JUST as they do on the land, grain terminal operator Jock Carter spends a lot of time looking to the heavens while keeping his fingers crossed.
"We're a little bit like farmers by the sea," Mr Carter said.
"We watch the rainfall forecasts with the same amount of interest as those guys."
After years of dealing with the impact of drought, Mr Carter, the co-CEO of Newcastle Agri Terminal, is hoping improved weather conditions will at long last lead to bumper crops, and his company's five silos at Carrington being filled with grains for export.
"We'd be hoping we'd do a million tonnes of grain next year, which would be an amazing turnaround from this year, where we'll probably do something like 30,000 or 40,000 tonnes of export grain," Mr Carter said. "So you're talking about very significant changes."
Mr Carter said Newcastle Agri Terminal's catchment included farms in central and western NSW, and up to the Queensland border.
However, having contended with three consecutive drought seasons, some farmers had not planted a crop for years, which had meant a dramatic drop in volumes making their way down the rail lines to Newcastle for export.
A spokesman for the Port of Newcastle said more than 1.8 million tonnes of wheat, worth about $360 million, was exported from the port in 2017.
But that dropped to 379,000 tonnes in 2018 and only about 41,000 tonnes in 2019, as the drought took hold.
A range of other grains exported through the port plummeted from volumes of 230,000 to 250,000 tonnes annually to just 14,600 tonnes in 2019.
There was not even enough grain being produced to meet local demand.
"The port has recently been in the unusual situation of having more wheat coming in than going out," the Port of Newcastle spokesman said.
The spokesman said about 314,000 tonnes of wheat was brought into the port in 2019.
So Newcastle's grain terminal operators largely switched from being exporters to importers.
"The shortage was so big, we've had to bring grain from Western Australia and South Australia just to effectively feed ourselves and our animals," Mr Carter said.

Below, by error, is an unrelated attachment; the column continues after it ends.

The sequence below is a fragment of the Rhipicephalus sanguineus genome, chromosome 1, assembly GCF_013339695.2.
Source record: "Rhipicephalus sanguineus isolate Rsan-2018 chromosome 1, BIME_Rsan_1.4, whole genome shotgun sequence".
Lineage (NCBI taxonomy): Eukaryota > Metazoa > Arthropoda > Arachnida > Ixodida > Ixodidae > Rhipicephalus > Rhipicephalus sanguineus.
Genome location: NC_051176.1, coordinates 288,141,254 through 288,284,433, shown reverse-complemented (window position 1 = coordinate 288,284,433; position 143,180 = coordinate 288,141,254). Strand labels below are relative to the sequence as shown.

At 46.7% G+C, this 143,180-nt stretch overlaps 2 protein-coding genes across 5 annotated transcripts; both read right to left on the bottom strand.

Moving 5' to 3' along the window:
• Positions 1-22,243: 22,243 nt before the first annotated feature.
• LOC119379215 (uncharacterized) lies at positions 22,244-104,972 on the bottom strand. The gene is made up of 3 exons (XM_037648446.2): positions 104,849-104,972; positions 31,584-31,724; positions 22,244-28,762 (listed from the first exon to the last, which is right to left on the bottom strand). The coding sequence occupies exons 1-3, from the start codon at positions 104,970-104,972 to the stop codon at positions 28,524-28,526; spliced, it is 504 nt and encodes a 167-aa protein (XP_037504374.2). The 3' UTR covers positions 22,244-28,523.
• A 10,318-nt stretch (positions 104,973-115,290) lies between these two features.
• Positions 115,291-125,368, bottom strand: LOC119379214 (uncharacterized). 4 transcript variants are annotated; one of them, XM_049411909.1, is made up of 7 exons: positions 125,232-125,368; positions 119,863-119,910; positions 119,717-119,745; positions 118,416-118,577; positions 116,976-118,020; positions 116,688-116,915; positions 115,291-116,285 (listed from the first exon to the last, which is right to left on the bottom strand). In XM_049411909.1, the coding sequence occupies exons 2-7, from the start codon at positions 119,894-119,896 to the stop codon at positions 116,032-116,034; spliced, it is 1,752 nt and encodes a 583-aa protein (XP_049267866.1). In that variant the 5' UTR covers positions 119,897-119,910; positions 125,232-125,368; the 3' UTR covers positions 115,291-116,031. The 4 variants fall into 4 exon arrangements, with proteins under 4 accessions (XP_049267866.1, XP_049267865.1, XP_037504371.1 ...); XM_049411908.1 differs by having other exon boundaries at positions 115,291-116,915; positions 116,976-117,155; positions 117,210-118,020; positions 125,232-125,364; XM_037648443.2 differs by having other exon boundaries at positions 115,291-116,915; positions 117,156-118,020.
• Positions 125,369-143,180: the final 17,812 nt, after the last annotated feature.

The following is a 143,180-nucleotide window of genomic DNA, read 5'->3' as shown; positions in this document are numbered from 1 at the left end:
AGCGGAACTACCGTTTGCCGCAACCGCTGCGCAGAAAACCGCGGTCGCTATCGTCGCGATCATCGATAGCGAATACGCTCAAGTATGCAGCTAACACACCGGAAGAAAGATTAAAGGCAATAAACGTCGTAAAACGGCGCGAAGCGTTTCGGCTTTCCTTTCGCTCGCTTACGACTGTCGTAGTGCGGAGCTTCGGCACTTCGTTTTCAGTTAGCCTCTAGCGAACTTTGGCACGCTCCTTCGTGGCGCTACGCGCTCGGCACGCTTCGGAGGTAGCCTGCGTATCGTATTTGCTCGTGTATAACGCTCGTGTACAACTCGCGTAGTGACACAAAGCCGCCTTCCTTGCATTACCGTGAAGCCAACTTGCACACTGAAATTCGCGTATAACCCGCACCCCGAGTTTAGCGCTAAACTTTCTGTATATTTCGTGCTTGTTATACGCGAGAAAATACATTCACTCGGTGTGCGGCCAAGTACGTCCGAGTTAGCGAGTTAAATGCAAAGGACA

"It's probably been close to a million tonnes of grain that has come into Newcastle... in 18 months to 24 months."
The nearby GrainCorp terminal has been importing supplies from other states to help meet domestic demand since 2018.
"We're expecting the final few import vessels at Newcastle in July, coming from Western Australia, and we expect them to be our last," said GrainCorp's Jade Mann in a statement.
The signs for later this year are promising. According to the federal Agriculture Department's Australian Crop Report for June, "The start to the 2020-21 winter cropping in New South Wales has been excellent".
The report stated there had been a "significant increase" in the area planted with winter crops compared with previous drought-affected years.
Wheat production was forecast to be about 8.3 million tonnes, according to the June report.
"So you've got a beautiful combination of more area being planted, better yields and productivity with that land, and we've had terrific rainfall since," said Mr Carter.
"So at this stage it's all lining up very nicely."
Mr Mann, GrainCorp's Newcastle site manager, is cautiously optimistic.
"Given the early positive signs of the season ahead, we expect reasonable throughput to Newcastle this season, likely starting in November," Mr Mann said.
"But there's a lot of weather variables ahead of us, so we'll have to wait and see what our prospects are, as the season develops.
"We're optimistic with the conditions so far and hopeful for a much healthier harvest for growers on the east coast, and we're looking forward to reverting back to export operations at the port."
Mr Carter expects a few tough months until the winter crop is harvested in October and November, and "we'd be hoping to be starting to load ships in December".
However, next week a ship is due to berth at the wharf neighbouring Newcastle Agri Terminal's silos to load 12,000 tonnes of high-quality wheat for export to Japan.
"That's very small by export standards," Mr Carter said.
"But in the scheme of exports out of New South Wales and Queensland this year, it's significant."
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